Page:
“Telegraph Avenue” is his tribute to vintage vinyl, those great used-record shops that have mostly spun out of existence. Think Nick Hornby’s “High Fidelity,” digitally remastered in rococo funk. The pages are stacked with albums from Miles Davis’s “On the Corner” to Charles Kynard’s “Wa-Tu-Wa-Zui.” (The e-book offers music and related video clips.)
The story revolves around efforts to save the Brokeland Records store in a gritty part of Oakland, Calif., a few miles from the home Chabon shares with his wife, Ayelet Waldman. As a sign of the author’s superpowers, HarperCollins is temporarily converting an Oakland bookstore into a model of Brokeland Records — all part of this novel’s astonishing $250,000 marketing campaign.
But in the fictional world of “Telegraph Avenue,” money is in short supply. Brokeland Records, “the church of vinyl,” is threatened by a megastore to be built by the fifth-richest black man in America, an all-pro quarterback named Gibson “G Bad” Goode, who flies around the country in a silver dirigible. G Bad’s shiny retail complex promises to create hundreds of jobs in a 60,000-square-foot retail mall anchored by a three-story media store specializing in African American culture with a deep selection of “vintage vinyl recordings of jazz, funk, blues, and soul.”
While the residents of this depressed neighborhood are singing “At Last,” the owners of Brokeland Records are worried that “The Thrill is Gone.” Nat Jaffe and Archy Stallings know they’ll have to fight to save their little store from G Bad’s new mall. “Men like Archy and Nat,” Chabon explains, “would wage wars, found empires, lose their dignity and their fortunes for the sake of vinyl.” Their only hope is to dig up zoning complications or generate community opposition, but how exactly does one rally against jobs and new construction in a poor section of town?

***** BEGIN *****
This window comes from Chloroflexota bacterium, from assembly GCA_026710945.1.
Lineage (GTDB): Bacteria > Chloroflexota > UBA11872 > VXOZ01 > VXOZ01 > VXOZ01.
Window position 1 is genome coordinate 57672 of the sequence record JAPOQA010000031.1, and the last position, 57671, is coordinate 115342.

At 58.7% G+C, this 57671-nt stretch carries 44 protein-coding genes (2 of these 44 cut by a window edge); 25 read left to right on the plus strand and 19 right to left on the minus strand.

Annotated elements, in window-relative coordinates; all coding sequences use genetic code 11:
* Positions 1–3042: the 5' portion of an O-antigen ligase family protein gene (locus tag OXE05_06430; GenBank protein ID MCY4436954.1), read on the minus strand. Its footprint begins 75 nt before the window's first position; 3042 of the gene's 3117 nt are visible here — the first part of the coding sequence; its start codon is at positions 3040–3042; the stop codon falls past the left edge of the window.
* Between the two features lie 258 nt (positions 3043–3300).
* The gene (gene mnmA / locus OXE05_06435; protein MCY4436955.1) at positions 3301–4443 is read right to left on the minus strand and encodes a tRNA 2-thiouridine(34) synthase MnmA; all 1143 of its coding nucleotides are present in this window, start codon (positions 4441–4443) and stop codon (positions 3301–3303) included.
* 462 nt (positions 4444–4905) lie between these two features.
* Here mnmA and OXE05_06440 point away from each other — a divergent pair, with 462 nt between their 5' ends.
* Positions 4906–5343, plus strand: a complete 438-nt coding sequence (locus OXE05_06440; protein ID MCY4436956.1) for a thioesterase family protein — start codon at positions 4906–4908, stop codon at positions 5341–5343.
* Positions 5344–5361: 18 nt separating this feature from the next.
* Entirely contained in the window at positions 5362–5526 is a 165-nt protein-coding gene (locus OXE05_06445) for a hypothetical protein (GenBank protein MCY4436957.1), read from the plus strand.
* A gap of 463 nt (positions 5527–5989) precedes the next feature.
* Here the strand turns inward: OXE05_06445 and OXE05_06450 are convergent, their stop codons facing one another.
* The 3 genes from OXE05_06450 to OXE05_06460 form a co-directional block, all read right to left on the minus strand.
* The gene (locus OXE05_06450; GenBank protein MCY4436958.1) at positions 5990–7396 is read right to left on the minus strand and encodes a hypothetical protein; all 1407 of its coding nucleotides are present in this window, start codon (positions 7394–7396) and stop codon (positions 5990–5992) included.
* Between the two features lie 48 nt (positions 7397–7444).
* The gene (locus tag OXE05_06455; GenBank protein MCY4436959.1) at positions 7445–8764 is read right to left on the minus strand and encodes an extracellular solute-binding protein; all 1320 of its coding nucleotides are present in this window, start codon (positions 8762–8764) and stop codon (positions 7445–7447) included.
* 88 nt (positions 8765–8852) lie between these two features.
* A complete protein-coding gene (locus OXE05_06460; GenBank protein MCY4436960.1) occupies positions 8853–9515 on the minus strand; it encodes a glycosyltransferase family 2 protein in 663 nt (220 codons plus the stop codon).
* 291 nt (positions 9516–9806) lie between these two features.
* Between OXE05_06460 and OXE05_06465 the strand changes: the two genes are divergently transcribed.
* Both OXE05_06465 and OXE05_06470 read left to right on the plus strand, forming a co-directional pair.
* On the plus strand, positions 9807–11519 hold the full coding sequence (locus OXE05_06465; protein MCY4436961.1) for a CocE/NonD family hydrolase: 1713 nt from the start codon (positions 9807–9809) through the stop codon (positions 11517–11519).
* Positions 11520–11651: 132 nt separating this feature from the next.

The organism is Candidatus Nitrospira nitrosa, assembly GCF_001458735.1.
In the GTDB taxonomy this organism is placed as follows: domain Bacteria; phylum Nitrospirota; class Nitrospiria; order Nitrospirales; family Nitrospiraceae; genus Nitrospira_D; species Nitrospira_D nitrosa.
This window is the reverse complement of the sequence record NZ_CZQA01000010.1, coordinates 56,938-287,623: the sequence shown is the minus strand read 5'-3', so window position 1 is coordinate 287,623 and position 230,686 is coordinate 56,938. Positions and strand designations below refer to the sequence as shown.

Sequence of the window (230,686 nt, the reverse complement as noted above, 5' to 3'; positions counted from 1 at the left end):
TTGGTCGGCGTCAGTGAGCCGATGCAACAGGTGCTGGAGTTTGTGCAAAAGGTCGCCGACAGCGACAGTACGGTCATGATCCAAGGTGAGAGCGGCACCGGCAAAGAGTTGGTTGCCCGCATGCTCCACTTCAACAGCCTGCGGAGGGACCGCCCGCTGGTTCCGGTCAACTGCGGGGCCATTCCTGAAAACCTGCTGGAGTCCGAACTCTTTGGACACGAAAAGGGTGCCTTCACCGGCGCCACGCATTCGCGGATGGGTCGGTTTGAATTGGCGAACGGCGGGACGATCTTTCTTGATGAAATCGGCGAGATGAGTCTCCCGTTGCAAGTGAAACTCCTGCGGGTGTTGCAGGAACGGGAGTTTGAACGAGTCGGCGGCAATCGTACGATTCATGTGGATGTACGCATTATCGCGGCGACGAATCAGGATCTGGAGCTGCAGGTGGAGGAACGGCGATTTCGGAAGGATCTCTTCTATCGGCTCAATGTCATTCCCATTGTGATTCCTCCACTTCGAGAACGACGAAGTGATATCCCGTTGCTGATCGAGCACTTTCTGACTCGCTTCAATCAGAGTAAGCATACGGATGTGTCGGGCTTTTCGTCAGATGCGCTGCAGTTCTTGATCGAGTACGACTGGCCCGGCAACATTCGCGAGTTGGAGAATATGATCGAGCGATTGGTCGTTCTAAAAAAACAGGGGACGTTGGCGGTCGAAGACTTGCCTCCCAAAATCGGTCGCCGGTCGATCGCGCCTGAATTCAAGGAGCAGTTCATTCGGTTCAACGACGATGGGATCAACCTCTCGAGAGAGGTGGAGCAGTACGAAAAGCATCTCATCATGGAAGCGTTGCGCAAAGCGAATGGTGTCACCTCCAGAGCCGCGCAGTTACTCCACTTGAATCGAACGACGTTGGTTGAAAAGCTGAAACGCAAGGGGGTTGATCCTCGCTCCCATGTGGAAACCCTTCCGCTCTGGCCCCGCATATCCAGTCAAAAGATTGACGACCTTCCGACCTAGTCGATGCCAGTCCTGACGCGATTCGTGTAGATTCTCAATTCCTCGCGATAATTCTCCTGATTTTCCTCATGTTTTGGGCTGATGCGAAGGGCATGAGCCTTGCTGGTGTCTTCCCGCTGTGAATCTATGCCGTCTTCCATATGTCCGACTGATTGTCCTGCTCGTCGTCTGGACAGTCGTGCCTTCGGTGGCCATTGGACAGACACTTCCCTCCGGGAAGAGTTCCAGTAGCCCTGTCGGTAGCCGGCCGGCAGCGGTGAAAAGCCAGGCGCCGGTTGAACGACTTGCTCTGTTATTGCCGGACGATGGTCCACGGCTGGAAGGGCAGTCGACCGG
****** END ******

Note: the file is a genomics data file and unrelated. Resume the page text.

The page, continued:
Archy, a Gulf War vet, is a philandering black guy who’s about to become a father. His business partner, Nat, is a misanthropic white guy. Their wives, Gwen and Aviva, are partners in their own midwife business. The husbands believe that “real and ordinary friendship between black people and white people was possible,” but the far more daring move is Chabon’s willingness to shake up the politely segregated world of literary fiction. He not only fills his novel with black characters but also gives them prominence over the white ones.